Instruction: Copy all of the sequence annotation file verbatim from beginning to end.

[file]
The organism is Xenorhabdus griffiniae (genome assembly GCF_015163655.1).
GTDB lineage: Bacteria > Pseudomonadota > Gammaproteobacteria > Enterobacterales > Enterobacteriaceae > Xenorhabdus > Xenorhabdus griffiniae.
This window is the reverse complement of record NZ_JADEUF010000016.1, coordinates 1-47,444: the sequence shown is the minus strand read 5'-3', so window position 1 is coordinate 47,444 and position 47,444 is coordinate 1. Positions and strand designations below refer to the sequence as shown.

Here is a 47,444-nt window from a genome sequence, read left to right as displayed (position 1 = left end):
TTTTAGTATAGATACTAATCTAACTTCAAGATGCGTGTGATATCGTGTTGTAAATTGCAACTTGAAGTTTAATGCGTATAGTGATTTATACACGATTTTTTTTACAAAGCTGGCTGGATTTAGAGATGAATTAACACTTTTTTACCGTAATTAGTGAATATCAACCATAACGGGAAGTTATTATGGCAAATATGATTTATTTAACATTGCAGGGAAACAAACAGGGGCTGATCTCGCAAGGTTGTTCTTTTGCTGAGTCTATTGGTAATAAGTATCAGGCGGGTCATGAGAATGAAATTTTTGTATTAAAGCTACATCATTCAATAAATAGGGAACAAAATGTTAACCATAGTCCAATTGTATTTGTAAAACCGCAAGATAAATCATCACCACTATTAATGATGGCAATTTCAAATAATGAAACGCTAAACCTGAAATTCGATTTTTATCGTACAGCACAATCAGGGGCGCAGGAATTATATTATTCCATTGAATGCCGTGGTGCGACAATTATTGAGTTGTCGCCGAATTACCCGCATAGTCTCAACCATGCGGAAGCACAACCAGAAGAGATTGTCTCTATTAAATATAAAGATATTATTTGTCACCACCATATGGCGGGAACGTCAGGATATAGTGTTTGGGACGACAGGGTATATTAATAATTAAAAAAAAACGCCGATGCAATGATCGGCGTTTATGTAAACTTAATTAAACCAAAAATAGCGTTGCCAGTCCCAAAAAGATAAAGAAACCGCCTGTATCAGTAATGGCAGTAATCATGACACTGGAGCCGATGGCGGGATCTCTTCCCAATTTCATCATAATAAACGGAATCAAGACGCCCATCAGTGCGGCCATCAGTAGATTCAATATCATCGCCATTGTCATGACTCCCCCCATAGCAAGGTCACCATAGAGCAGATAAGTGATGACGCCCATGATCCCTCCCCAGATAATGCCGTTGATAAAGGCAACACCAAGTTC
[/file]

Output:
The organism is Xenorhabdus griffiniae (genome assembly GCF_015163655.1).
GTDB lineage: Bacteria > Pseudomonadota > Gammaproteobacteria > Enterobacterales > Enterobacteriaceae > Xenorhabdus > Xenorhabdus griffiniae.
This window is the reverse complement of record NZ_JADEUF010000016.1, coordinates 1-47,444: the sequence shown is the minus strand read 5'-3', so window position 1 is coordinate 47,444 and position 47,444 is coordinate 1. Positions and strand designations below refer to the sequence as shown.

Here is a 47,444-nt window from a genome sequence, read left to right as displayed (position 1 = left end):
TTTTAGTATAGATACTAATCTAACTTCAAGATGCGTGTGATATCGTGTTGTAAATTGCAACTTGAAGTTTAATGCGTATAGTGATTTATACACGATTTTTTTTACAAAGCTGGCTGGATTTAGAGATGAATTAACACTTTTTTACCGTAATTAGTGAATATCAACCATAACGGGAAGTTATTATGGCAAATATGATTTATTTAACATTGCAGGGAAACAAACAGGGGCTGATCTCGCAAGGTTGTTCTTTTGCTGAGTCTATTGGTAATAAGTATCAGGCGGGTCATGAGAATGAAATTTTTGTATTAAAGCTACATCATTCAATAAATAGGGAACAAAATGTTAACCATAGTCCAATTGTATTTGTAAAACCGCAAGATAAATCATCACCACTATTAATGATGGCAATTTCAAATAATGAAACGCTAAACCTGAAATTCGATTTTTATCGTACAGCACAATCAGGGGCGCAGGAATTATATTATTCCATTGAATGCCGTGGTGCGACAATTATTGAGTTGTCGCCGAATTACCCGCATAGTCTCAACCATGCGGAAGCACAACCAGAAGAGATTGTCTCTATTAAATATAAAGATATTATTTGTCACCACCATATGGCGGGAACGTCAGGATATAGTGTTTGGGACGACAGGGTATATTAATAATTAAAAAAAAACGCCGATGCAATGATCGGCGTTTATGTAAACTTAATTAAACCAAAAATAGCGTTGCCAGTCCCAAAAAGATAAAGAAACCGCCTGTATCAGTAATGGCAGTAATCATGACACTGGAGCCGATGGCGGGATCTCTTCCCAATTTCATCATAATAAACGGAATCAAGACGCCCATCAGTGCGGCCATCAGTAGATTCAATATCATCGCCATTGTCATGACTCCCCCCATAGCAAGGTCACCATAGAGCAGATAAGTGATGACGCCCATGATCCCTCCCCAGATAATGCCGTTGATAAAGGCAACACCAAGTTC